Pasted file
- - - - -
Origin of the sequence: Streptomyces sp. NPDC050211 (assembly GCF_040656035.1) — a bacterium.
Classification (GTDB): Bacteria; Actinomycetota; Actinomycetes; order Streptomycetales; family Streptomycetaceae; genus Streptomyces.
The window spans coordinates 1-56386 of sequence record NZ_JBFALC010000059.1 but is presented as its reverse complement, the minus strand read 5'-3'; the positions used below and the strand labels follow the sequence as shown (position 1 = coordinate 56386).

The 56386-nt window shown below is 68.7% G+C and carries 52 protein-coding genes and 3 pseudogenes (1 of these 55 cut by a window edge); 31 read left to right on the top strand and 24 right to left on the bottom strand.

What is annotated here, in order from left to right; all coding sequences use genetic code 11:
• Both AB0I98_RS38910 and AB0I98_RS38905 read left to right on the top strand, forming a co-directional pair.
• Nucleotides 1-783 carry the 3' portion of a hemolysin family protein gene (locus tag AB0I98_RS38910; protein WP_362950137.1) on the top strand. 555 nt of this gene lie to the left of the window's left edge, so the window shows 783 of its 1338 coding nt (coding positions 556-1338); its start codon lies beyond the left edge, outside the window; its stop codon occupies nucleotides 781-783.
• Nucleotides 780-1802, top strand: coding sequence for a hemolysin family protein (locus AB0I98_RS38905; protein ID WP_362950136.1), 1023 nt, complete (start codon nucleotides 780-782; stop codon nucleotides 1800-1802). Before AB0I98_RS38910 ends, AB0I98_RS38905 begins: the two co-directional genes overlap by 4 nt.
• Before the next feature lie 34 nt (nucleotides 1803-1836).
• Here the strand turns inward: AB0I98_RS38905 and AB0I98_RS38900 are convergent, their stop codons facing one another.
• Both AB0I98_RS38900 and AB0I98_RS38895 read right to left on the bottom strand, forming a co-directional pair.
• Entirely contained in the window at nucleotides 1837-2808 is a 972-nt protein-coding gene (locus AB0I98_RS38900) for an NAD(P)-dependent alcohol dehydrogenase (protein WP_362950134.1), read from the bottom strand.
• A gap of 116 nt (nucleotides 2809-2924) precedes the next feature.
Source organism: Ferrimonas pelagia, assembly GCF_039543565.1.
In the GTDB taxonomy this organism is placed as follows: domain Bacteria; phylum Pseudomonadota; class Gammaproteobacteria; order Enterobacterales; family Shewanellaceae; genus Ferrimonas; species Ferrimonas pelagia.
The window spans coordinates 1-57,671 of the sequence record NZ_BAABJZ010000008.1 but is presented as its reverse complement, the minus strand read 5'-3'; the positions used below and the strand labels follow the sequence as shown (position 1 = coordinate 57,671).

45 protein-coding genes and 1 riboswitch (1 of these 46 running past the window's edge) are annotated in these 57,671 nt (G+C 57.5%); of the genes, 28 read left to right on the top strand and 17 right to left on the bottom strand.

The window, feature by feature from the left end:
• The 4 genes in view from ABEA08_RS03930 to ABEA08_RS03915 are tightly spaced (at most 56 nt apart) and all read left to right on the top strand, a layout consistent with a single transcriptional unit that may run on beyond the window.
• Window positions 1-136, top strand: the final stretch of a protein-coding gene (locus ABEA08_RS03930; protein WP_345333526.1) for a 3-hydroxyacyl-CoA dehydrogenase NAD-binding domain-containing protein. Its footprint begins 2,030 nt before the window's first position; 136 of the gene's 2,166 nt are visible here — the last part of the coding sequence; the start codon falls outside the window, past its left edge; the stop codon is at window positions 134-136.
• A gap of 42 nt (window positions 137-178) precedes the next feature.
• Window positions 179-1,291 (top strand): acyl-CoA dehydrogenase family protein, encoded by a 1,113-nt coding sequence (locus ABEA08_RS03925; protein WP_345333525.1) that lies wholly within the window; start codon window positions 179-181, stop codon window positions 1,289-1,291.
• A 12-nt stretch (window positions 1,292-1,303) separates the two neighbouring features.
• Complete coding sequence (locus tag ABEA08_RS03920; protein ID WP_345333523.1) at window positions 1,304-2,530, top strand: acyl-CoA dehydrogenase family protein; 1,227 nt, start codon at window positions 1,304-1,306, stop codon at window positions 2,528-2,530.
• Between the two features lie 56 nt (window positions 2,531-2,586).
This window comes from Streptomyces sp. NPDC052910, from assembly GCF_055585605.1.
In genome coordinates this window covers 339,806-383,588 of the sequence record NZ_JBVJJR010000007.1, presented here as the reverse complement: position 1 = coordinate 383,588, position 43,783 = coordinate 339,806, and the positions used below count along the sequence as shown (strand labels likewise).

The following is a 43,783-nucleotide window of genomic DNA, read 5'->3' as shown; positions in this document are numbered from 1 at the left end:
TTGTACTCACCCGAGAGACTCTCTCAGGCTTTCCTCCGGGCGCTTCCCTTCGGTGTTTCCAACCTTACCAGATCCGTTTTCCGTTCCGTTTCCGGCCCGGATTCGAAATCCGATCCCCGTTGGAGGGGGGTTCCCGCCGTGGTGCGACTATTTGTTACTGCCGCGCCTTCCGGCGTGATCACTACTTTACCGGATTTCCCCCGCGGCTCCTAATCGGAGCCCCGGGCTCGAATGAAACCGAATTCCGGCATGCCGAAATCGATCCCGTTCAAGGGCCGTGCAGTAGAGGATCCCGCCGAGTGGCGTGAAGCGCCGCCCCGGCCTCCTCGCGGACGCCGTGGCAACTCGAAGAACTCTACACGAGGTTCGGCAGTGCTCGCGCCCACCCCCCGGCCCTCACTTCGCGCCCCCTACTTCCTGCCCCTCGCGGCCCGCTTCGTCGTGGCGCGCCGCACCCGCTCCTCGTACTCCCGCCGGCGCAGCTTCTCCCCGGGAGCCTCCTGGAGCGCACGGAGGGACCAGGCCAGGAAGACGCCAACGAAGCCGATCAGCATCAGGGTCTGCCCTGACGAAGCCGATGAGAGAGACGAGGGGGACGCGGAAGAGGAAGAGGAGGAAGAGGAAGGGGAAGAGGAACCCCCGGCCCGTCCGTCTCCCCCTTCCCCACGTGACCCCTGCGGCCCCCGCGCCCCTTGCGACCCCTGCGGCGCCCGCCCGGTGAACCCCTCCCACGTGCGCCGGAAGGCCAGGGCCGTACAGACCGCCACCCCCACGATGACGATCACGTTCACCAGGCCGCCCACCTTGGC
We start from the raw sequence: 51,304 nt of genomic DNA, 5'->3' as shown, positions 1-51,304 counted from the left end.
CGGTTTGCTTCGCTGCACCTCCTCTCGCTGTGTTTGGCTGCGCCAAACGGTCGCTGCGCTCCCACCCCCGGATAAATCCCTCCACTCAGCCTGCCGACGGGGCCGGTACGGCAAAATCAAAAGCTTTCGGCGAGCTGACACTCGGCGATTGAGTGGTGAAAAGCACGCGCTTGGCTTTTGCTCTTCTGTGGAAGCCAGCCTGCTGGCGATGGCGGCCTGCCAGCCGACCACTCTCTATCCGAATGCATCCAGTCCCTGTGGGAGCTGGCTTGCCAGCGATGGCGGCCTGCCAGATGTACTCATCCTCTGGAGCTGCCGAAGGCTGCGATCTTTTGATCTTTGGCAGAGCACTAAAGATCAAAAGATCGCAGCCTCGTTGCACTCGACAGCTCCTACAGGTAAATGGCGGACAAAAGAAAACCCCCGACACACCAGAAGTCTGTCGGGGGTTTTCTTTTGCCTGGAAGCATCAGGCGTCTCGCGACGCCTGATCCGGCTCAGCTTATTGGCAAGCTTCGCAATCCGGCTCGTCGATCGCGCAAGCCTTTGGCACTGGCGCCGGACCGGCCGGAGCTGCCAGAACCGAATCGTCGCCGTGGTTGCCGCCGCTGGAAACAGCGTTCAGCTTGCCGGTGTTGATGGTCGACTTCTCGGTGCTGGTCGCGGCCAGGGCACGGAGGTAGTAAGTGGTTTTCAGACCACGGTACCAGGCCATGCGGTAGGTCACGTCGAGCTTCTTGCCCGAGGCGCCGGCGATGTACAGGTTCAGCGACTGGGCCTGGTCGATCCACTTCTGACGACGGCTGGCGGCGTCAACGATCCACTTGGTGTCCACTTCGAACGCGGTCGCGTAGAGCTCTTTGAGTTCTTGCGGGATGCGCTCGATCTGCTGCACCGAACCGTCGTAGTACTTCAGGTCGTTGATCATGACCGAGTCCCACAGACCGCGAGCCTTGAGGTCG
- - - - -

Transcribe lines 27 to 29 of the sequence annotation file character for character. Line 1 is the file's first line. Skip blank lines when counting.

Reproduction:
In genome coordinates this window covers 339,806-383,588 of the sequence record NZ_JBVJJR010000007.1, presented here as the reverse complement: position 1 = coordinate 383,588, position 43,783 = coordinate 339,806, and the positions used below count along the sequence as shown (strand labels likewise).

The following is a 43,783-nucleotide window of genomic DNA, read 5'->3' as shown; positions in this document are numbered from 1 at the left end:
TTGTACTCACCCGAGAGACTCTCTCAGGCTTTCCTCCGGGCGCTTCCCTTCGGTGTTTCCAACCTTACCAGATCCGTTTTCCGTTCCGTTTCCGGCCCGGATTCGAAATCCGATCCCCGTTGGAGGGGGGTTCCCGCCGTGGTGCGACTATTTGTTACTGCCGCGCCTTCCGGCGTGATCACTACTTTACCGGATTTCCCCCGCGGCTCCTAATCGGAGCCCCGGGCTCGAATGAAACCGAATTCCGGCATGCCGAAATCGATCCCGTTCAAGGGCCGTGCAGTAGAGGATCCCGCCGAGTGGCGTGAAGCGCCGCCCCGGCCTCCTCGCGGACGCCGTGGCAACTCGAAGAACTCTACACGAGGTTCGGCAGTGCTCGCGCCCACCCCCCGGCCCTCACTTCGCGCCCCCTACTTCCTGCCCCTCGCGGCCCGCTTCGTCGTGGCGCGCCGCACCCGCTCCTCGTACTCCCGCCGGCGCAGCTTCTCCCCGGGAGCCTCCTGGAGCGCACGGAGGGACCAGGCCAGGAAGACGCCAACGAAGCCGATCAGCATCAGGGTCTGCCCTGACGAAGCCGATGAGAGAGACGAGGGGGACGCGGAAGAGGAAGAGGAGGAAGAGGAAGGGGAAGAGGAACCCCCGGCCCGTCCGTCTCCCCCTTCCCCACGTGACCCCTGCGGCCCCCGCGCCCCTTGCGACCCCTGCGGCGCCCGCCCGGTGAACCCCTCCCACGTGCGCCGGAAGGCCAGGGCCGTACAGACCGCCACCCCCACGATGACGATCACGTTCACCAGGCCGCCCACCTTGGC